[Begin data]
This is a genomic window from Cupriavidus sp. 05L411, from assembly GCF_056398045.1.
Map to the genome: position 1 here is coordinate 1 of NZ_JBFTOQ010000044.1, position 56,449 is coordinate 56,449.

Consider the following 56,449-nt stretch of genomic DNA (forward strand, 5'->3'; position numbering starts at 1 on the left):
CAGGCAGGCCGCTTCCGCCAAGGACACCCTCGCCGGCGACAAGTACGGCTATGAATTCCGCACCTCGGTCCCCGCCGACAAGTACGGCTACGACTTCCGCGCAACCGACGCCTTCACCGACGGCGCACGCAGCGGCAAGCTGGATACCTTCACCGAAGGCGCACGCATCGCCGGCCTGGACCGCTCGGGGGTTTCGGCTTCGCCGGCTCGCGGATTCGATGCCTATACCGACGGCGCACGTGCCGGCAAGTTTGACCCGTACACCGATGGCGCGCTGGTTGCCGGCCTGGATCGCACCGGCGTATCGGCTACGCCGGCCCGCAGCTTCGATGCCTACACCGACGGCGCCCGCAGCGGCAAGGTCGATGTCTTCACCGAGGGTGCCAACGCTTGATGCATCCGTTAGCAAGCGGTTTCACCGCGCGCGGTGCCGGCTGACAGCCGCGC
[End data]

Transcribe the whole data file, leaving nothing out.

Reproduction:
This is a genomic window from Cupriavidus sp. 05L411, from assembly GCF_056398045.1.
Map to the genome: position 1 here is coordinate 1 of NZ_JBFTOQ010000044.1, position 56,449 is coordinate 56,449.

Consider the following 56,449-nt stretch of genomic DNA (forward strand, 5'->3'; position numbering starts at 1 on the left):
CAGGCAGGCCGCTTCCGCCAAGGACACCCTCGCCGGCGACAAGTACGGCTATGAATTCCGCACCTCGGTCCCCGCCGACAAGTACGGCTACGACTTCCGCGCAACCGACGCCTTCACCGACGGCGCACGCAGCGGCAAGCTGGATACCTTCACCGAAGGCGCACGCATCGCCGGCCTGGACCGCTCGGGGGTTTCGGCTTCGCCGGCTCGCGGATTCGATGCCTATACCGACGGCGCACGTGCCGGCAAGTTTGACCCGTACACCGATGGCGCGCTGGTTGCCGGCCTGGATCGCACCGGCGTATCGGCTACGCCGGCCCGCAGCTTCGATGCCTACACCGACGGCGCCCGCAGCGGCAAGGTCGATGTCTTCACCGAGGGTGCCAACGCTTGATGCATCCGTTAGCAAGCGGTTTCACCGCGCGCGGTGCCGGCTGACAGCCGCGC